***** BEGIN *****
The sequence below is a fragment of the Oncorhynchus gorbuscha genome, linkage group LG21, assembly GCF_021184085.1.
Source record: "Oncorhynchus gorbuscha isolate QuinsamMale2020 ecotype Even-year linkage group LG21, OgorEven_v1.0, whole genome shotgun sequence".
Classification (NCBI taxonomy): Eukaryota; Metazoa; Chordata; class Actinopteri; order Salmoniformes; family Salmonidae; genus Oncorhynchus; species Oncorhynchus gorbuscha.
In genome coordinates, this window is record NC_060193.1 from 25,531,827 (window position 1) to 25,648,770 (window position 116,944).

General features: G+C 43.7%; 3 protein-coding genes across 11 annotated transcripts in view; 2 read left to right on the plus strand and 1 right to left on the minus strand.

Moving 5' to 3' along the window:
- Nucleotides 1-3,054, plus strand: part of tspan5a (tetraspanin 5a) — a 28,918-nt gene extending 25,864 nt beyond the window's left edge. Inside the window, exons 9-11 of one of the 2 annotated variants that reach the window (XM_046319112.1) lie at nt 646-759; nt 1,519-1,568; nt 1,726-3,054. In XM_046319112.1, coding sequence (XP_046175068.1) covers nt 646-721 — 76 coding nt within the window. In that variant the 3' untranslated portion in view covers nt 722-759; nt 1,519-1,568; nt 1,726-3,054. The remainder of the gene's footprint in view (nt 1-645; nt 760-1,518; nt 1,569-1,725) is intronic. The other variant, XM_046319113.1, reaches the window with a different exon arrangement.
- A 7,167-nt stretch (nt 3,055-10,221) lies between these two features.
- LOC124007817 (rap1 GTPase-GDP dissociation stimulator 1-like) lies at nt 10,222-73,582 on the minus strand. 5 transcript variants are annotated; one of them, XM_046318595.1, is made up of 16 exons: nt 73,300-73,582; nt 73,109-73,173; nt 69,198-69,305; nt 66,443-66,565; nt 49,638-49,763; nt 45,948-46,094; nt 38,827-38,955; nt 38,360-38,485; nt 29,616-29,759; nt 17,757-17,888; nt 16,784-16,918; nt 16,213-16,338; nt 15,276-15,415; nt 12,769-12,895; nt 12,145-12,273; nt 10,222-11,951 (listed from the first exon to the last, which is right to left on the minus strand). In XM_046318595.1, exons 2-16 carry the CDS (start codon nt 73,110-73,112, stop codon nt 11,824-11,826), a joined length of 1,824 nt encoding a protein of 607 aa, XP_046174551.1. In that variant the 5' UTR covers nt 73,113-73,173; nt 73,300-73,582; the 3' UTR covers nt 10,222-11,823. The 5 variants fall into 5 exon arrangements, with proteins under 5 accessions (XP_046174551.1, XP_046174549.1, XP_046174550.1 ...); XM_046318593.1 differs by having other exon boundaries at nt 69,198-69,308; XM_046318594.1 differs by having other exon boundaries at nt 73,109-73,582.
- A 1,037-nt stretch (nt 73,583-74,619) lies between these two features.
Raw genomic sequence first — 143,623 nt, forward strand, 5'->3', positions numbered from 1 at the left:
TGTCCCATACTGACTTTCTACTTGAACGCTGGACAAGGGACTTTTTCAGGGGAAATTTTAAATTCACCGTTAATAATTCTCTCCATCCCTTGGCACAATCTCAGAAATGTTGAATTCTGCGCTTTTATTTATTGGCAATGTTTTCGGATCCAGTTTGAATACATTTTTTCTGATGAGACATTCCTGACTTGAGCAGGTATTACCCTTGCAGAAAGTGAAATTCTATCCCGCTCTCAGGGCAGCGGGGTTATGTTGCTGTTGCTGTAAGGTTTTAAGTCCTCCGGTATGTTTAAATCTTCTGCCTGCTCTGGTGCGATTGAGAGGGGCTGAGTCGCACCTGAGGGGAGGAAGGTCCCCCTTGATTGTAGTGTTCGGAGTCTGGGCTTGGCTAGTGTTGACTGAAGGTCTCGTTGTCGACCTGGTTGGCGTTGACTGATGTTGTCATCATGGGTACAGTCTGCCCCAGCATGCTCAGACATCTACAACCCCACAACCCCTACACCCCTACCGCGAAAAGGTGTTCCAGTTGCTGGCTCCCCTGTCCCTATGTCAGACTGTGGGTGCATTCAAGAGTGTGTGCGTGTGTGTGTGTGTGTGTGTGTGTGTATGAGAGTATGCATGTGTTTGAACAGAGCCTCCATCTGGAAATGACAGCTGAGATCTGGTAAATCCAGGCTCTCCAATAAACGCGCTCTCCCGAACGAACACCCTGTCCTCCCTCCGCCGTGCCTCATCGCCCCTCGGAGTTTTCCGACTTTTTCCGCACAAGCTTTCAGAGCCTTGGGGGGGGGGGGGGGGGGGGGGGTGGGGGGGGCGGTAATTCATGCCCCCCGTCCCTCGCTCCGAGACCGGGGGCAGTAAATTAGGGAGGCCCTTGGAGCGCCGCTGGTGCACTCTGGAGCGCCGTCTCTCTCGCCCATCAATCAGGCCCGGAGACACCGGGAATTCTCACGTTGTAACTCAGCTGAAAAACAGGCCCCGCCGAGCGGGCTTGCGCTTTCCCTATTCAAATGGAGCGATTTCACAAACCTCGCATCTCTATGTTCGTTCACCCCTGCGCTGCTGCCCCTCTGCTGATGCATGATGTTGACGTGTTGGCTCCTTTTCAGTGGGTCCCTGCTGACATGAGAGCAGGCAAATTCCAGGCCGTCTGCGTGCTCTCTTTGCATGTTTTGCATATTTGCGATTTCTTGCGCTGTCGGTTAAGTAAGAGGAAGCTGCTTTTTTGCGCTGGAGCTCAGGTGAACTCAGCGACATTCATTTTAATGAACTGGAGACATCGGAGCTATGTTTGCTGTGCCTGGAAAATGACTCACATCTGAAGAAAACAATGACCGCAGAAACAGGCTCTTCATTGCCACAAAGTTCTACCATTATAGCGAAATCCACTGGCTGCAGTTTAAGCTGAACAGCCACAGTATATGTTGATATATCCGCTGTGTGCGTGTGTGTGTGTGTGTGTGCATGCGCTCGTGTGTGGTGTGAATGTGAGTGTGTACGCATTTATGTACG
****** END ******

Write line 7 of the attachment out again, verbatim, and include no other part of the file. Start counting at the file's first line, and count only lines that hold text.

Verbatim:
- Nucleotides 1-3,054, plus strand: part of tspan5a (tetraspanin 5a) — a 28,918-nt gene extending 25,864 nt beyond the window's left edge. Inside the window, exons 9-11 of one of the 2 annotated variants that reach the window (XM_046319112.1) lie at nt 646-759; nt 1,519-1,568; nt 1,726-3,054. In XM_046319112.1, coding sequence (XP_046175068.1) covers nt 646-721 — 76 coding nt within the window. In that variant the 3' untranslated portion in view covers nt 722-759; nt 1,519-1,568; nt 1,726-3,054. The remainder of the gene's footprint in view (nt 1-645; nt 760-1,518; nt 1,569-1,725) is intronic. The other variant, XM_046319113.1, reaches the window with a different exon arrangement.